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Dr. George Simkins Jr.
*Dr. George Simkins Jr. was born on this date in 1924. He was a Black dentist, community leader and civil rights activist.
Simkins was born in Greensboro, North Carolina, the first child of George C. Simkins Sr., a dentist and Guyrene Tyson Simkins, an educator. He grew up in sports and was a natural athlete and was even a nationally ranked badminton player. Simkins attended Dudley High School in Greensboro before matriculating into Herzl Junior College in Chicago, and then Talladega College, from which he graduated. He earned his dentistry degree from Meharry School of Dentistry in 1948 and completed his rotating internship at Jersey City Medical Center.
Simkins opened a private dentistry practice upon returning to Greensboro and joined the Guilford County Health Department, becoming the first Black employed there. Beginning in 1955, Simkins used the courts and local referenda to compel the desegregation of recreational facilities, schools, and hospitals and end discrimination in the delivery of public housing, banking services, and city services. In October 1956, while the initial trespass case was still active, Dr. Simkins filed suit in the U.S. District Court for the Middle District of North Carolina against the City of Greensboro for racial discrimination in maintaining a public golf course for white citizens only. Simkins et al. v. Greensboro was filed by Dr. Simkins as head of the local chapter of the NAACP, and he was joined by nine others, including the five golfers who had joined him in December 1955. The case was immediately appealed to the Fourth Circuit Court of Appeals, which affirmed the District Court's ruling and ordered the city to discontinue operating the course on a segregated basis.
In the early 1960s, only nine hospitals existed for African Americans in North Carolina, and most were overcrowded and offered inadequate healthcare. According to historian Karen Thomas, "Most hospitals in North Carolina and throughout the South did not accept black patients on an equal basis and did not allow black physicians to admit patients or train as interns." Even though most North Carolina hospitals were privately operated, some accepted state and federal funds and that implicated possible government discrimination. Moses H. Cone Memorial Hospital was one of two Greensboro hospitals that had received state and federal funds via the 1946 Hill-Burton Hospital Survey and Construction Act. After his patient had been denied by the Cone and Long Hospitals, he discovered that the same facilities had been built with federal funding. This fact opened a pathway for a possible legal remedy. According to Karen Kruse Thomas, the Simkins v. Cone (1963) "decision marked the first time that federal courts applied the Equal Protection clause of the Fourteenth Amendment to prohibit racial discrimination by a private entity".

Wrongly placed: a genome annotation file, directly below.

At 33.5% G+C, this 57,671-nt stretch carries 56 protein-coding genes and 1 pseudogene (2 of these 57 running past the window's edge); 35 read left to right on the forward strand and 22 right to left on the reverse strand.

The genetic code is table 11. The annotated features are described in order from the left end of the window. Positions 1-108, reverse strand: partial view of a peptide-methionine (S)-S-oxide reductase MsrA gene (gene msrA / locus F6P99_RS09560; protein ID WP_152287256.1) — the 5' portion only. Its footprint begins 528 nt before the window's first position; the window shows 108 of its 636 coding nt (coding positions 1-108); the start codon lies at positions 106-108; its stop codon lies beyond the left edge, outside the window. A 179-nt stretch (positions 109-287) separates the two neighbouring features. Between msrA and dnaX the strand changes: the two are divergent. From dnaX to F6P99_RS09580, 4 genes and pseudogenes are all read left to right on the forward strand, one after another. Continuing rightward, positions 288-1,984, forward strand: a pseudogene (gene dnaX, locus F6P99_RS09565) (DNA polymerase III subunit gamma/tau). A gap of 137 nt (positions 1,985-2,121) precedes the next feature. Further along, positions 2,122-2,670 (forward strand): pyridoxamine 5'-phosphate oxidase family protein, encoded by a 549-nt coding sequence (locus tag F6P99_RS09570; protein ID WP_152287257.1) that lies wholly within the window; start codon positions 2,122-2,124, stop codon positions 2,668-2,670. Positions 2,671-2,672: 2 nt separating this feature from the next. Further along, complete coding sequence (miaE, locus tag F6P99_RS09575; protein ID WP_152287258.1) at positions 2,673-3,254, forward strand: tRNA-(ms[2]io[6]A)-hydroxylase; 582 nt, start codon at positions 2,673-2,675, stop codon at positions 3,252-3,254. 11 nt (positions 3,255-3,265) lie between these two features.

A year later Congress passed the Civil Rights Act of 1964, officially prohibiting private discrimination in public places. Between 1963 and 2001, there were over 260 references to Simkins in other legal decisions, more than any other case involving hospital racial discrimination. In the spring of 1964, Simkins helped start a movement by organizing picketing of Wachovia Bank for job discrimination. Picketing began on April 28, 1964 and ended just forty-eight hours later with the hiring of two Black tellers. George Simkins Jr. died on November 21, 2001.